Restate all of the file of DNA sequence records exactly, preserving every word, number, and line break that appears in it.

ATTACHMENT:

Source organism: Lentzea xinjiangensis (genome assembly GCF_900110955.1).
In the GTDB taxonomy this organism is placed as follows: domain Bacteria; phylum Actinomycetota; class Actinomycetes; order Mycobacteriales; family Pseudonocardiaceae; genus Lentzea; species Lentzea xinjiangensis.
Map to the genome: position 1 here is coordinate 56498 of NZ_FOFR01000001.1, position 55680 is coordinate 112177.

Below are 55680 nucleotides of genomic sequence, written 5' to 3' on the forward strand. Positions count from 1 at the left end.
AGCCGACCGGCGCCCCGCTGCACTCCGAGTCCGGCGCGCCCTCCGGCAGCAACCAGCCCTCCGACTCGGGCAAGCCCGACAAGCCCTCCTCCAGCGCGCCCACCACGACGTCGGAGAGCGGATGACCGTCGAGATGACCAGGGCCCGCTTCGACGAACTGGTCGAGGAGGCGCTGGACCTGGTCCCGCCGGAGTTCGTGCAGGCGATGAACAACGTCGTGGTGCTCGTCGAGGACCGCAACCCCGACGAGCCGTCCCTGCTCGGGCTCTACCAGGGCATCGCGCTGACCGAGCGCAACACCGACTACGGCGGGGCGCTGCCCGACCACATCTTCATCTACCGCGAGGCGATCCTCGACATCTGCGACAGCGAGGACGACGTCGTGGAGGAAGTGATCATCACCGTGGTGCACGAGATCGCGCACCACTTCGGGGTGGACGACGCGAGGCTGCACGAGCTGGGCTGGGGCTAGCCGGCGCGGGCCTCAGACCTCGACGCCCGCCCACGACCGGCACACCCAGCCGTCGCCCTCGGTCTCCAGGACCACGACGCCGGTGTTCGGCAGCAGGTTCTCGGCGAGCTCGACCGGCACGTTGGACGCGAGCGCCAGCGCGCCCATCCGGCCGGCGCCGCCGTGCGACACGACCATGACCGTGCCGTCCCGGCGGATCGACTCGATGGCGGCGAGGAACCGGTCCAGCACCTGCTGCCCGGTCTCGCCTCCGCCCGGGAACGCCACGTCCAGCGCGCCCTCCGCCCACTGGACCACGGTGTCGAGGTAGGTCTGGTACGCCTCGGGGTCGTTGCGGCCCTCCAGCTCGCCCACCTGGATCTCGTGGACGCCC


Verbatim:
Source organism: Lentzea xinjiangensis (genome assembly GCF_900110955.1).
In the GTDB taxonomy this organism is placed as follows: domain Bacteria; phylum Actinomycetota; class Actinomycetes; order Mycobacteriales; family Pseudonocardiaceae; genus Lentzea; species Lentzea xinjiangensis.
Map to the genome: position 1 here is coordinate 56498 of NZ_FOFR01000001.1, position 55680 is coordinate 112177.

Below are 55680 nucleotides of genomic sequence, written 5' to 3' on the forward strand. Positions count from 1 at the left end.
AGCCGACCGGCGCCCCGCTGCACTCCGAGTCCGGCGCGCCCTCCGGCAGCAACCAGCCCTCCGACTCGGGCAAGCCCGACAAGCCCTCCTCCAGCGCGCCCACCACGACGTCGGAGAGCGGATGACCGTCGAGATGACCAGGGCCCGCTTCGACGAACTGGTCGAGGAGGCGCTGGACCTGGTCCCGCCGGAGTTCGTGCAGGCGATGAACAACGTCGTGGTGCTCGTCGAGGACCGCAACCCCGACGAGCCGTCCCTGCTCGGGCTCTACCAGGGCATCGCGCTGACCGAGCGCAACACCGACTACGGCGGGGCGCTGCCCGACCACATCTTCATCTACCGCGAGGCGATCCTCGACATCTGCGACAGCGAGGACGACGTCGTGGAGGAAGTGATCATCACCGTGGTGCACGAGATCGCGCACCACTTCGGGGTGGACGACGCGAGGCTGCACGAGCTGGGCTGGGGCTAGCCGGCGCGGGCCTCAGACCTCGACGCCCGCCCACGACCGGCACACCCAGCCGTCGCCCTCGGTCTCCAGGACCACGACGCCGGTGTTCGGCAGCAGGTTCTCGGCGAGCTCGACCGGCACGTTGGACGCGAGCGCCAGCGCGCCCATCCGGCCGGCGCCGCCGTGCGACACGACCATGACCGTGCCGTCCCGGCGGATCGACTCGATGGCGGCGAGGAACCGGTCCAGCACCTGCTGCCCGGTCTCGCCTCCGCCCGGGAACGCCACGTCCAGCGCGCCCTCCGCCCACTGGACCACGGTGTCGAGGTAGGTCTGGTACGCCTCGGGGTCGTTGCGGCCCTCCAGCTCGCCCACCTGGATCTCGTGGACGCCC